Still feeling adventurous we left the main highway and took the Te Akau Coast Rd and enjoyed another peaceful drive through green valleys, which sweep down to bays where the the west coast waves smash into the shore, past verdant fields which are gradually being eaten up by the inland march of the sand dunes, around spectacular limestone formations and pancake rocks which look like the crumbling palaces of some ancient civilisation, and on to the strangest sight of all, a giant windturbine sitting motionless on a hilltop, looking like an invader from another planet. It is a stark reminder of the $23 million flop of Vortec Energy back in 2001.
From here the coast road heads to Port Waikato and the bridge across the Waikato River at Tuakau, the route we’ll take on our way home, past more amazing rock formations, including the spot where Peter Jackson filmed Weathertop Hollow for Lord of the Rings and – good heavens – a flock of peacocks shimmers in the sun.
But the turbine marks the bottom of the Waikaretu Valley, so we turn inland to Whare Matoro where the Woodwards offer a relaxed variant of farmstay, with delicious meals in front of a roaring puriri fire – venison stew with tamarillo pie to follow – and peaceful accommodation.
For many years they have progressively fenced off and covenanted areas of the farm and there are some beautiful walks through the bush. One goes to the top of the farm where, on a clear day, you can see the snow-capped cone of Taranaki, another weaves along a stream bank to a delightful waterfall overlooking the remains of an old sawmill.
But the highlight is the cave visit. The biggest caverns, the far side of the crawl, are beautiful.
A sweep of the torch around the walls and ceilings picks out an amazing array of chandeliers, shawls, pillars, terraces and sculptures built up over the ages by the steady drip of limestone-saturated water.
Turn off the torch and the hundreds of glow-worms on the ceiling turn the darkness into a glowing replica of a starry night.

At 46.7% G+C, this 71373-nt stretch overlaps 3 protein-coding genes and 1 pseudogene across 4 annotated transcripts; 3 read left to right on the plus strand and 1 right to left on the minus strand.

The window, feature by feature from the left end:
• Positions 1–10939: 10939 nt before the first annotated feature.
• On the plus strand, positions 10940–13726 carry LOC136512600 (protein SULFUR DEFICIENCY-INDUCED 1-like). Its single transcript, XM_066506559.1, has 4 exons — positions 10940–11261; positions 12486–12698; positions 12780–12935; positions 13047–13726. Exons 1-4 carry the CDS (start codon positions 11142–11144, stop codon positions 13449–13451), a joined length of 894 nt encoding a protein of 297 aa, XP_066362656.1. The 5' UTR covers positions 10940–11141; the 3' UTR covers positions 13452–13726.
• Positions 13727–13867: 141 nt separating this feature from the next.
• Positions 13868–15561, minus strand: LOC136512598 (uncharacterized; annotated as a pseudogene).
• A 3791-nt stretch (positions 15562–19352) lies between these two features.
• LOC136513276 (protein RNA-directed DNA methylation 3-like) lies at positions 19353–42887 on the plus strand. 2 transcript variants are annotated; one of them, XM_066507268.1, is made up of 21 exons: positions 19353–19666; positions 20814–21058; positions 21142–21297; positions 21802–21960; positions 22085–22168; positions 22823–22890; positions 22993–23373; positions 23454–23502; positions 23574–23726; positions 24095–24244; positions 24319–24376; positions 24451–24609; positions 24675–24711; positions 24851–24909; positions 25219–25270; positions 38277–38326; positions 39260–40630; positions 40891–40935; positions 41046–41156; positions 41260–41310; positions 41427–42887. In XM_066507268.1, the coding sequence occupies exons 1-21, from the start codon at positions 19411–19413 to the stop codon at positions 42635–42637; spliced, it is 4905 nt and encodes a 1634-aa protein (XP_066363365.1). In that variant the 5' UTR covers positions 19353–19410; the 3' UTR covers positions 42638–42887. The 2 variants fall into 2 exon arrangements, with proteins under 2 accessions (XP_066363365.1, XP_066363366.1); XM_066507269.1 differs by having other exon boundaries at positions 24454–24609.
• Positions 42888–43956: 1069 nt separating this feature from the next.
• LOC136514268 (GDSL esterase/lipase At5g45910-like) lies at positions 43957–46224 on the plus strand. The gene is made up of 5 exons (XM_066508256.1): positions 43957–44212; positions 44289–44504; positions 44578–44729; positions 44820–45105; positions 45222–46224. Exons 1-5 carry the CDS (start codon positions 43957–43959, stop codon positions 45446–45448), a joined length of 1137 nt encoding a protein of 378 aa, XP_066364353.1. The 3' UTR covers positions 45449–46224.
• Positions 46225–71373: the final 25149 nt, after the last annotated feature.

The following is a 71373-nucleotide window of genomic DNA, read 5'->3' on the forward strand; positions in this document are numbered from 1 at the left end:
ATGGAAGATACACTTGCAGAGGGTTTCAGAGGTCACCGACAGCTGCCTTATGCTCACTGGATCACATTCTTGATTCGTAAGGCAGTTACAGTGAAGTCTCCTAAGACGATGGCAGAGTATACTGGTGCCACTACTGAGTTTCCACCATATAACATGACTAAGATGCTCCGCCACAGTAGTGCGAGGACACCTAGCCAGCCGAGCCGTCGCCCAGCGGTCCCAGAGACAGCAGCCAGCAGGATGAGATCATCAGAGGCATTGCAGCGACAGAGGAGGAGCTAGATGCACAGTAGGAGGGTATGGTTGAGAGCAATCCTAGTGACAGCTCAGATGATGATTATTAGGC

My description of getting there might sound a bit scary and it is a bit of a test of nerve which, Philip agrees, is not for everyone. “On one occasion, of a party of 11 only three actually made it through the tight bit.”
On the other hand most people enjoy the challenge. “The oldest I’ve taken through is 93 and the youngest is 2, ” he adds, “so it’s not too tough.”
If confined spaces are a worry, you can always see most of the best formations by going in through the exit. But you’ll miss out on a great experience and the satisfaction of having overcome a few phobias, plus the certificate of achievement issued to those who make it.
Among the most regular customers are groups of at-risk teenagers who come precisely because there is a challenge to be overcome. “For some, the experience has literally been life-changing,” says Philip. “I’ve also had people here weeping at the beauty of the cave. That sort of thing is pretty rewarding.”
If most people do survive the crawl through the narrow tunnel it’s probably because Philip’s calm competence and sense of humour make it hard to feel nervous.
Just before we climbed feet-first through a narrow cleft and slid on our backs 3m down a sloping rock into the cramped, dark, wet entrance to the tunnel he asked if we’d remembered to bring our snorkels because the stream level was up and the first section was underwater.
At one stage he used to carry a large plastic spider which he would leave around for people to find. “I had to give that up after it gave a woman hysterics.”
And he has fooled a lot of people – including travel editors and Department of Conservation officials – with his story that the holes in a mud bank near the cave exit are caused by kiwis digging for insects . But behind the jokes is an obvious love for his patch of land. “We don’t do this for the money,” he says. “It’s because this is such a beautiful spot and we want to share it with others.”